Tongue in cheek, tongue-tied, tip of the tongue, cat got your tongue, tongue lashing, silver tongue, and hold your tongue. With all of those idioms, it certainly seems like our tongues are capable of just about anything—and maybe they are. They help us to speak, chew, swallow and clean our mouths. They change colours like chameleons, can contort themselves into clovers and extend all the way out to our noses. Yes indeed, those wriggly taste testers are kind of like super organs.
Fun and funny as they are, however, our tongues also play a major role in our oral and dental health. We just can’t “bite our tongues” any longer—we have to share these fascinating facts about your tongue.
1. Your Tongue is All Muscle
You might have heard someone say that the tongue is the strongest muscle in the body. Interesting as that “tidbit” might have been, it’s not true at all. While we still believe that tongues are superheroes, they aren’t the strongest muscle in the body by any conventional measure of strength. But that’s not to say that they aren’t impressive.
Your tongue consists of eight muscles, woven together in a matrix-like formation called a “muscular hydrostat”. Unlike the other muscles in the human body, tongues don’t have the support of a strong bone and are, instead, “anchored” to other structures in the head and neck.
Before you go thinking that the humble tongue is just a squishy weakling, ask yourself one question. “When is the last time that your tongue got tired?” Barring rare occasions, the answer is likely, “Never.” That’s because the muscles of your tongue work together and can perform all of the same tasks so that when one muscle gets tired of wagging, another one steps up to the… palate.
2. Your Tongue Has Lots of Buds
As far as muscular structure goes, the tongue stands out as something of an anatomical oddball—but that doesn’t mean that it’s all alone. In fact, your tongue probably has more buds—taste buds, that is—than most people have followers on social media.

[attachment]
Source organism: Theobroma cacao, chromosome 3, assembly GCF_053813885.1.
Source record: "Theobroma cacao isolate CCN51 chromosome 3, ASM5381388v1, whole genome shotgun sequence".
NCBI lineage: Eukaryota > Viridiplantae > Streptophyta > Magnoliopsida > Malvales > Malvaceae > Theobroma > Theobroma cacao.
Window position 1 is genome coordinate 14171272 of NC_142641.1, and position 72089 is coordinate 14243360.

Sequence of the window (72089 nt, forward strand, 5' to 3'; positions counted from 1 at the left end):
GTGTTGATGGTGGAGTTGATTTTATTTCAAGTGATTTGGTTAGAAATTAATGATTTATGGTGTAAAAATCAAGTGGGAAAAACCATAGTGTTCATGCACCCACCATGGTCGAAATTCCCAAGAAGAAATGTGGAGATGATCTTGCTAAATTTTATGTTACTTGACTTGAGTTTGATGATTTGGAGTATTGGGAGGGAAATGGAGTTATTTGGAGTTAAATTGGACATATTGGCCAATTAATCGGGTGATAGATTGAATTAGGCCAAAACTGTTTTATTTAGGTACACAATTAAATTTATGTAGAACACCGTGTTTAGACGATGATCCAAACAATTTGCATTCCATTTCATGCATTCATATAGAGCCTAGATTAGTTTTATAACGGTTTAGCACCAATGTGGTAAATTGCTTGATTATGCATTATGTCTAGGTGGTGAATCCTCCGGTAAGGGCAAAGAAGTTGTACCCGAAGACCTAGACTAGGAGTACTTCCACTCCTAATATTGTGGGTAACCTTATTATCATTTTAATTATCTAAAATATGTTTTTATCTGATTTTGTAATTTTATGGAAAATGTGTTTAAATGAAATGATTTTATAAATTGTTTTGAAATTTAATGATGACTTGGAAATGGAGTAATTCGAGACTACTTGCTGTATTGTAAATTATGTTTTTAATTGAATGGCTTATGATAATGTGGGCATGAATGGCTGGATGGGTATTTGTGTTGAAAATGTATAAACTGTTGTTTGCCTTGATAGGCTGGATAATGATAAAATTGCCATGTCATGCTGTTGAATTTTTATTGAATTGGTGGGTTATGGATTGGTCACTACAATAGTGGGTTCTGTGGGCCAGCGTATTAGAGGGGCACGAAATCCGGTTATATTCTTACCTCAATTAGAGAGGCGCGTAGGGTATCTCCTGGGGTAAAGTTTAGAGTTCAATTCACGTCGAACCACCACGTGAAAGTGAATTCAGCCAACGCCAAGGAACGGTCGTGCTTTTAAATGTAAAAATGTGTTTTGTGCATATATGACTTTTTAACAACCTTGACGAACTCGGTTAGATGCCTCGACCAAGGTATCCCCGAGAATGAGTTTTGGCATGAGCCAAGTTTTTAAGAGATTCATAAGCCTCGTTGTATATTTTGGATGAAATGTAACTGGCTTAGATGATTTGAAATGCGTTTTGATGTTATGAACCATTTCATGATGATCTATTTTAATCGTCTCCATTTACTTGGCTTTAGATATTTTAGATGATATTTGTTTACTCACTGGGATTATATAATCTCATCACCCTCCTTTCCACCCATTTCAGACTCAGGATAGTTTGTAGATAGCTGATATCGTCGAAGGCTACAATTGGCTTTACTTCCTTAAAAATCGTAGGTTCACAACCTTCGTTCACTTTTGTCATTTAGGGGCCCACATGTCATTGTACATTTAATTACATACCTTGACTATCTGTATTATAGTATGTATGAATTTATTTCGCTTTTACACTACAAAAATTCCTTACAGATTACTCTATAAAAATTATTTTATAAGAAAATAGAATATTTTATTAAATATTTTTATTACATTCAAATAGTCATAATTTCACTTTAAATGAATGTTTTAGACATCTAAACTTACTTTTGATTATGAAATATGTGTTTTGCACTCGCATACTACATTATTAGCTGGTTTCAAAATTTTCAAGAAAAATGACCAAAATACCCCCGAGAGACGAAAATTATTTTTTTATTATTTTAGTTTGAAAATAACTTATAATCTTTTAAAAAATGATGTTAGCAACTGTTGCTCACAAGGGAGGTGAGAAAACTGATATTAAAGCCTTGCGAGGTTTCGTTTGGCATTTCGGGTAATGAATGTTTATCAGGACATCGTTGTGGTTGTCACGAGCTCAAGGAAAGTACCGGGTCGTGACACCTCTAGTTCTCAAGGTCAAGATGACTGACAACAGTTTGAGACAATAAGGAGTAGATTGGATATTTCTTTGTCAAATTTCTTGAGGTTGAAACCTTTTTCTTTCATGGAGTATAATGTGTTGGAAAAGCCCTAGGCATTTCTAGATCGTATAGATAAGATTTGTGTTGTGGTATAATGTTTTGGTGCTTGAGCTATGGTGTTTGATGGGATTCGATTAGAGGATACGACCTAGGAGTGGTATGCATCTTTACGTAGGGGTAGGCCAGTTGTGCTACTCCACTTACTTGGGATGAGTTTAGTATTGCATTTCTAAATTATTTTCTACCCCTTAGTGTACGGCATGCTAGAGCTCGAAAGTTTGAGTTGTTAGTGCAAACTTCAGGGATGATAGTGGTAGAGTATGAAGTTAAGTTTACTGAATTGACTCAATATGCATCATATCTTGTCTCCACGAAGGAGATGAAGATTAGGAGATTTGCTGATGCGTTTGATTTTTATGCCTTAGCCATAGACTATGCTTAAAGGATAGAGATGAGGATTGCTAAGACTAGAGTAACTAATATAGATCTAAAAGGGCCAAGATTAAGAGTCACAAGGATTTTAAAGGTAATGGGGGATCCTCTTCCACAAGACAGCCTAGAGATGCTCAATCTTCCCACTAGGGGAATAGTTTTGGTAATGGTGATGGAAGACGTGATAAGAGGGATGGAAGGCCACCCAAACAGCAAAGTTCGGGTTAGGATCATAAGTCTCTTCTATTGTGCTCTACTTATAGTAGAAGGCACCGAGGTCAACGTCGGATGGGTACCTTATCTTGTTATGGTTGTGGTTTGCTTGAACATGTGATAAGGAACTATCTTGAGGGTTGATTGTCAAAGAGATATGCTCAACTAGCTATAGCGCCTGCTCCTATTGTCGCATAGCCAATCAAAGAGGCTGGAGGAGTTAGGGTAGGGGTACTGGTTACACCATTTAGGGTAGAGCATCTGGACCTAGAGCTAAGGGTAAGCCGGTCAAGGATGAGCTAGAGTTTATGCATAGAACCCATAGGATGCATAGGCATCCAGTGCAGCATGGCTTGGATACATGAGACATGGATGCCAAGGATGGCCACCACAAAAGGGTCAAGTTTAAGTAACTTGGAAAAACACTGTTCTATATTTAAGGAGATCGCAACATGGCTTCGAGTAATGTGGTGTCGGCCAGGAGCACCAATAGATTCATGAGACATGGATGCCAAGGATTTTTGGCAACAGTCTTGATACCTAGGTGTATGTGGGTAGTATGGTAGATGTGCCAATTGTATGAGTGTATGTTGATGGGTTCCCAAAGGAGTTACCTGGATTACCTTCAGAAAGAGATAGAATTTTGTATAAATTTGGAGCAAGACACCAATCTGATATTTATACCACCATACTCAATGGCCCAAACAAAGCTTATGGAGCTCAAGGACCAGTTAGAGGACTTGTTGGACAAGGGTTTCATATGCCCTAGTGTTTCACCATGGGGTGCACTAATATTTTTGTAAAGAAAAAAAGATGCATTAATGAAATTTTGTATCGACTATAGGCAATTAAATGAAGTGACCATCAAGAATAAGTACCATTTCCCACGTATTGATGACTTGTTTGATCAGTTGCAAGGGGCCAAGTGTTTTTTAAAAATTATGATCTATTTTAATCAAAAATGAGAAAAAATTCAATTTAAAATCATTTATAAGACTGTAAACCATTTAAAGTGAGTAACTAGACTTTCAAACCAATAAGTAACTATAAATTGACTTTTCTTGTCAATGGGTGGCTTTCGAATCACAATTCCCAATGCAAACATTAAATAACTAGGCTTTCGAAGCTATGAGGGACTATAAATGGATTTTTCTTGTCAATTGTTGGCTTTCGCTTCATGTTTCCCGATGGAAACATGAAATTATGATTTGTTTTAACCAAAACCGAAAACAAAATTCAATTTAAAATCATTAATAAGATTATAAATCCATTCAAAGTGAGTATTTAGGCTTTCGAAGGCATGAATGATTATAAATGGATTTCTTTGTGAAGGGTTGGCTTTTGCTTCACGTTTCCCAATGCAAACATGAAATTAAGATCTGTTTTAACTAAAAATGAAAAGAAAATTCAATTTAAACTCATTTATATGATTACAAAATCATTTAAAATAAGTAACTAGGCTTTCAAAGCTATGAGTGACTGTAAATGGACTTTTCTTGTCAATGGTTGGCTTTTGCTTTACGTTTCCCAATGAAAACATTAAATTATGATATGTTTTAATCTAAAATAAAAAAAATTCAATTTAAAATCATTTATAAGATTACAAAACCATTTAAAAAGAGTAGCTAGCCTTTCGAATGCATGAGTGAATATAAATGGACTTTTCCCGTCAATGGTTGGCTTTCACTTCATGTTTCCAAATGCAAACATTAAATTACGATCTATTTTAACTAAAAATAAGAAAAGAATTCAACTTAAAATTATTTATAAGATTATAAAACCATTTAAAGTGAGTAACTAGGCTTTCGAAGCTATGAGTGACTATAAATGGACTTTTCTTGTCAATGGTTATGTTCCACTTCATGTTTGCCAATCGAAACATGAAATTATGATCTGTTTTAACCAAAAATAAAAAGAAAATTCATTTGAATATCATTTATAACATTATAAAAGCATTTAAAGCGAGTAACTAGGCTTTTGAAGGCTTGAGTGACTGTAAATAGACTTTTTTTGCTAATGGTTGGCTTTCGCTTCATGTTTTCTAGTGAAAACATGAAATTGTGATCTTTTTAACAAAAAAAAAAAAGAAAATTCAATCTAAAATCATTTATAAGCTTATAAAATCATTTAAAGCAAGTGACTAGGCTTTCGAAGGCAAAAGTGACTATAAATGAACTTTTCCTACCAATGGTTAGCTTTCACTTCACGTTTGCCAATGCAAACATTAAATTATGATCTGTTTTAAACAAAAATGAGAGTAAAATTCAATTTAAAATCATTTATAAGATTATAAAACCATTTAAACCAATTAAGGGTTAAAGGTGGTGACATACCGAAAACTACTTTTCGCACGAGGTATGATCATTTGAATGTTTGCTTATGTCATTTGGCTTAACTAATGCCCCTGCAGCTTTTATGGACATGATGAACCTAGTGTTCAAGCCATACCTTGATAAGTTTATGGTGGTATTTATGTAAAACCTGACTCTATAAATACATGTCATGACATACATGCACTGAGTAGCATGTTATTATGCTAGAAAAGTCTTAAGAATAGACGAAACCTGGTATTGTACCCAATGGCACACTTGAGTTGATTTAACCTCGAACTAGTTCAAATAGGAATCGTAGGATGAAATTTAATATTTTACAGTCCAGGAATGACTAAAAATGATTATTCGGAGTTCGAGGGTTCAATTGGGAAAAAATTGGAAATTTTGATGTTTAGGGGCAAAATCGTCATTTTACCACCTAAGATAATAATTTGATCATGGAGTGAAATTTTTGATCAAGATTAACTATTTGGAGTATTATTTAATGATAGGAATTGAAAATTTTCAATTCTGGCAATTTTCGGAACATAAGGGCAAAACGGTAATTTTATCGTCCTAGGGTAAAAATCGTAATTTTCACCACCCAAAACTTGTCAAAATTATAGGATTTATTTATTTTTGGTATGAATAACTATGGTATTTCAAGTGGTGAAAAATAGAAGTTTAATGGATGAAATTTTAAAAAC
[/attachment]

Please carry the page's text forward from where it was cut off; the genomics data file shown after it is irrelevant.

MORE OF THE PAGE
The average human tongue has anywhere between 2,000 and 8,000 taste buds that it can call friends. And those friends have friends. What we commonly refer to as taste buds are, in fact, groupings of between 50 and 150 taste receptor cells.
Though it isn’t true that different “regions” of the tongue pick up different tastes—salty, sweet and bitter tastes, for example—it is true that sense of taste varies across the tongue. That’s because the number of receptor cells per taste bud varies across the surface of the tongue and from person to person.
Generally speaking, however, taste buds themselves cluster into larger groupings called papillae, some of which are visible to the naked eye as tiny “bumps”. Papillae near the base of the tongue tend to contain the majority of taste buds—and, ultimately taste receptor cells.
3. Your Tongue is Unique
If you ever find yourself investigating a crime scene, be sure to dust for fingerprints, palm prints and, especially, tongue prints. Believe it or not but tongue prints are a unique biometric identifier and potential forensic tool.
Partially owing to the fact that everyone has distinct taste buds and papillae, everyone has their own unique tongue print. In fact, even identical twins have distinct and different tongue prints. Despite the fact that everyone’s tongue is unique, there are some commonalities in our lingual lip-huggers. Namely, the importance of taking good care of our tongues.
Watch Your Tongue with Grundy Family Dental
At Grundy Family Dental, we strongly recommend that you watch your tongue… not literally. That could get very uncomfortable very quickly. However, we do recommend keeping a clean tongue as an important part of any good oral and dental care routine.
Schedule your next appointment with us today and get your tongue wagging.